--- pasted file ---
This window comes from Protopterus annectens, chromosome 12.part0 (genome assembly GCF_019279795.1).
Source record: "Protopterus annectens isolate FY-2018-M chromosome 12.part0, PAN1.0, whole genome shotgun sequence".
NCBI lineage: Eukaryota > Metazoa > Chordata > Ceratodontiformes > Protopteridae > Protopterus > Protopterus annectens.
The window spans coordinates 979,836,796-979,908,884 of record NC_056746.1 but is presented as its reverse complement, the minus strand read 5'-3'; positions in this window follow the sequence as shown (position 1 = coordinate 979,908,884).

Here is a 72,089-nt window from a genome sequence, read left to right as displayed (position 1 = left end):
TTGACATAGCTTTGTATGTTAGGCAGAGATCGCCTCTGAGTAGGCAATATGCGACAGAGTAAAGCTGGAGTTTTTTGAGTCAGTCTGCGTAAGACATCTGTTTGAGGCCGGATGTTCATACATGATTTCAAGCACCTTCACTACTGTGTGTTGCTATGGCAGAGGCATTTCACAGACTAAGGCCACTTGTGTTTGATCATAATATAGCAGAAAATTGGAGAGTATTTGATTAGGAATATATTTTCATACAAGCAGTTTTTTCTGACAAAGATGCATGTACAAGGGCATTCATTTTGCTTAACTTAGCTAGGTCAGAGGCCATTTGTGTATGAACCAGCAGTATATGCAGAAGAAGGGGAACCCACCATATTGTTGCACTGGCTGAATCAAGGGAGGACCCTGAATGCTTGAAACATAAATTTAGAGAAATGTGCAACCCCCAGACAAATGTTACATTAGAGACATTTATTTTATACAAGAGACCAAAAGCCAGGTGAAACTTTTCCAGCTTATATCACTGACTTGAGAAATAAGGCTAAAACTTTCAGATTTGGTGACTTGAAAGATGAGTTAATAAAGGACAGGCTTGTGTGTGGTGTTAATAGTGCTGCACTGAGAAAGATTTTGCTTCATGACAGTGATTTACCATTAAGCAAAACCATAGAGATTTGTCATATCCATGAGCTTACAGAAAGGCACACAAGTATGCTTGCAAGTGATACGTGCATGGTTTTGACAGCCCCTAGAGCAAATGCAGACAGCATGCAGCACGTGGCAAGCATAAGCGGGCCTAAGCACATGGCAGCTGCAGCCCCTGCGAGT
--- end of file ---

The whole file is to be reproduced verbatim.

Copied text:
This window comes from Protopterus annectens, chromosome 12.part0 (genome assembly GCF_019279795.1).
Source record: "Protopterus annectens isolate FY-2018-M chromosome 12.part0, PAN1.0, whole genome shotgun sequence".
NCBI lineage: Eukaryota > Metazoa > Chordata > Ceratodontiformes > Protopteridae > Protopterus > Protopterus annectens.
The window spans coordinates 979,836,796-979,908,884 of record NC_056746.1 but is presented as its reverse complement, the minus strand read 5'-3'; positions in this window follow the sequence as shown (position 1 = coordinate 979,908,884).

Here is a 72,089-nt window from a genome sequence, read left to right as displayed (position 1 = left end):
TTGACATAGCTTTGTATGTTAGGCAGAGATCGCCTCTGAGTAGGCAATATGCGACAGAGTAAAGCTGGAGTTTTTTGAGTCAGTCTGCGTAAGACATCTGTTTGAGGCCGGATGTTCATACATGATTTCAAGCACCTTCACTACTGTGTGTTGCTATGGCAGAGGCATTTCACAGACTAAGGCCACTTGTGTTTGATCATAATATAGCAGAAAATTGGAGAGTATTTGATTAGGAATATATTTTCATACAAGCAGTTTTTTCTGACAAAGATGCATGTACAAGGGCATTCATTTTGCTTAACTTAGCTAGGTCAGAGGCCATTTGTGTATGAACCAGCAGTATATGCAGAAGAAGGGGAACCCACCATATTGTTGCACTGGCTGAATCAAGGGAGGACCCTGAATGCTTGAAACATAAATTTAGAGAAATGTGCAACCCCCAGACAAATGTTACATTAGAGACATTTATTTTATACAAGAGACCAAAAGCCAGGTGAAACTTTTCCAGCTTATATCACTGACTTGAGAAATAAGGCTAAAACTTTCAGATTTGGTGACTTGAAAGATGAGTTAATAAAGGACAGGCTTGTGTGTGGTGTTAATAGTGCTGCACTGAGAAAGATTTTGCTTCATGACAGTGATTTACCATTAAGCAAAACCATAGAGATTTGTCATATCCATGAGCTTACAGAAAGGCACACAAGTATGCTTGCAAGTGATACGTGCATGGTTTTGACAGCCCCTAGAGCAAATGCAGACAGCATGCAGCACGTGGCAAGCATAAGCGGGCCTAAGCACATGGCAGCTGCAGCCCCTGCGAGT